What can virtual meetings teach us about communicating effectively?

In this new way of working there are many who are missing the physical presence of people in meetings. They have noticed the challenge of not having all the natural human interactions and rejoinders – and find their own responses have been subdued or find themselves experiencing moments of doubt and separation.

As a race, humans have tended to be very dependent upon physical contact and as a result we’re wedded to the idea that we have to be in someone’s physical presence in order to sense what’s going on both for ourselves and others. So shifting to this way of operating, using online meeting platforms like Zoom or Teams, will feel hard and taxing if you’re trying to use your old methods of communication.

However, what if working with online meeting platforms is actually an opportunity to take your communication to another level; to develop a new consciousness around communication? It certainly seems to require of us to adopt a greater presence; an increased self-awareness and concentration to be more in the present moment. It’s clear that a new level of capability is required.

This is an important developmental edge. We need to learn how to connect and attune through this medium. It’s tempting to think that this is dependent on learning how to convey everything through our voice. And there’s certainly a requirement of us to consider the quality of our voice and intentionally transmit the purpose behind what we say. In this new medium it’s more important than ever to be authentic – doing so will transmit through your voice and convey what’s important, which will positively impact others. Being relaxed and centered, being attentive, calm and present will allow your voice to transmit in an easy fluid way. It’s about managing what’s going on on the inside so that when you’re communicating, the clarity of what you’re sharing is transmitted.

What online meeting platforms require of us, is an elevated mindfulness of the micro cues that are occurring on the screen – people’s voices, movements in the background, noticing whether people are using the camera, talking with mute turned on, subtle signs on someone’s face – all these micro cues are of higher importance, which can be a valuable source of enquiry.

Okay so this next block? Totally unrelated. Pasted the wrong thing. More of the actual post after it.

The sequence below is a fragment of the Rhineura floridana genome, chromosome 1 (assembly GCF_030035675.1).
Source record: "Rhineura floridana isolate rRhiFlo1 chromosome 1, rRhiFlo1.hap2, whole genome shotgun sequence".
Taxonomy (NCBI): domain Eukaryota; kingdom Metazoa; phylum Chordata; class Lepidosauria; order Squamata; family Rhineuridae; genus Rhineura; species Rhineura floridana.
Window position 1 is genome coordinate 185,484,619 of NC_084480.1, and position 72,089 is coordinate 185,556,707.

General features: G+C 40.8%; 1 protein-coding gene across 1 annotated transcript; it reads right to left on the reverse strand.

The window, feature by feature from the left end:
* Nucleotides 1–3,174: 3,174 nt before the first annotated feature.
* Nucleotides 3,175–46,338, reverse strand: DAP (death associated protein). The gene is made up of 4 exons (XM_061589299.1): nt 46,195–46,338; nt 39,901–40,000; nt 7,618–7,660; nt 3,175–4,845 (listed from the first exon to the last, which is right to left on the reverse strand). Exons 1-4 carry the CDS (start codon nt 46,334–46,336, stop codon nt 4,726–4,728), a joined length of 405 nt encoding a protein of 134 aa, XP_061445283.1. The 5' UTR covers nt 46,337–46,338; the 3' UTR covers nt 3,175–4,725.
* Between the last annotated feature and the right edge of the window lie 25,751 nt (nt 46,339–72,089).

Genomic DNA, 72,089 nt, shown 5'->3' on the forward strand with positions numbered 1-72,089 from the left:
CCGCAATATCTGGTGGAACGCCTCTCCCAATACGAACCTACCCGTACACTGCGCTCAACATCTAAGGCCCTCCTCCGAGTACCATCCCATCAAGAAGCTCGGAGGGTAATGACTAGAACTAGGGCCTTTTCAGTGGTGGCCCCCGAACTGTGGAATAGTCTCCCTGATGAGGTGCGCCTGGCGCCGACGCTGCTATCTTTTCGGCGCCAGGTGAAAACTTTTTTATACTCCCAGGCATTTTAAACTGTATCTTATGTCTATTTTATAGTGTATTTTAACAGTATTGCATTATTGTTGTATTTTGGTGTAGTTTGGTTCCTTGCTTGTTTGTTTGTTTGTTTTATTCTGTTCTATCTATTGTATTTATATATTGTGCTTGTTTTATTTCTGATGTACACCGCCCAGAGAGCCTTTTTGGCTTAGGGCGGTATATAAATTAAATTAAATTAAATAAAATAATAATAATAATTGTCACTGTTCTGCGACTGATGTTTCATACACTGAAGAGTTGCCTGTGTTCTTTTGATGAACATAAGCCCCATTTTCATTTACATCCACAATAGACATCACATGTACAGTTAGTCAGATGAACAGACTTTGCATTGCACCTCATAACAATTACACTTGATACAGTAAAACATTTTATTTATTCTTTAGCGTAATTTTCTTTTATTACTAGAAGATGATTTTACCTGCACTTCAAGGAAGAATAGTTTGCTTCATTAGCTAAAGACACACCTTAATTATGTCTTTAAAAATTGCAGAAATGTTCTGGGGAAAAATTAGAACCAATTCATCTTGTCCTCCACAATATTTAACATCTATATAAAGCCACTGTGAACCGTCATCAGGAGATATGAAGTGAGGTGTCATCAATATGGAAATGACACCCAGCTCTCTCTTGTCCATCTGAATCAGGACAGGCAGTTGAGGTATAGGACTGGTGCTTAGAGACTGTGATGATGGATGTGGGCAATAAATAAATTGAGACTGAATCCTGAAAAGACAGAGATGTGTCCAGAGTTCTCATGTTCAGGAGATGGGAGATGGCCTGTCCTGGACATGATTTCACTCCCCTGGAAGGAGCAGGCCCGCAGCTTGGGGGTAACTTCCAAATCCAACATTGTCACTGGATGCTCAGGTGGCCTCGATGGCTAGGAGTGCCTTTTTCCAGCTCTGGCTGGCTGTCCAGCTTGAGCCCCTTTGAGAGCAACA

So whilst online meeting platforms are moving us away from physical proximity – there may be a silver lining in that. Being in a room with a group of people can be distracting on both sides – online meeting platforms have a distillation effect. Having meetings on screen can actually mean that you see more. In a room you might miss, say, seeing the face of the person you’re sitting next to. But with everyone’s face on screen – of equal size – you can’t miss anybody. And if we see signs of disquiet, or dissension, or subtle reactions, the onus is on you to notice, observe and respond accordingly.

There’s a wealth of information available, if you pay attention to the information that is right in front of you. Because now it’s visible on a screen, in front of you – not out of your peripheral vision – it’s crystalised as an additional resource.

Leaders who think that showing up to online meetings and just listening to the information or content is enough, will miss a level of leadership capacity which other leaders are able to access right now. You will be leaving lots of data out of consideration.

So, what are the key elements in communicating and holding space well online?

• Spend time considering how the meeting will be set up – deciding whether you will require everyone to be on camera or have everyone in the room – we’ve found a mixture is less effective.
• Quieting your mind, before you start – Relax your breathing into an easy smooth rhythm, and consider the following:
• Ask yourself:
o What are we here to do?
o Where does my attention need to go?
o How can I ensure I remain relaxed?
o What’s going on with my emotions?
o Am I present?
o Is there any unfinished business going on with anyone in the meeting that could influence how you will engage with them? How will I manage that?
o What is the outcome that will be good for all?
• Have the intention of giving your full attention to the people you’re meeting with.
• Once the meeting has started, observe the small cues.
• Notice how people are joining the meeting.
• A quick check-in with all participants is a valuable way of getting people present.

To be effective online you need to be more present – you need to remove distractions, including shutting down things which would get your attention on your computer.

In reality, all these skills are required in every human interaction – whether in person or online. Learning to navigate communication on online meeting platforms is shining a spotlight on a key leadership demand: How ‘in’ are you? How present are you? How well are you leveraging online meetings?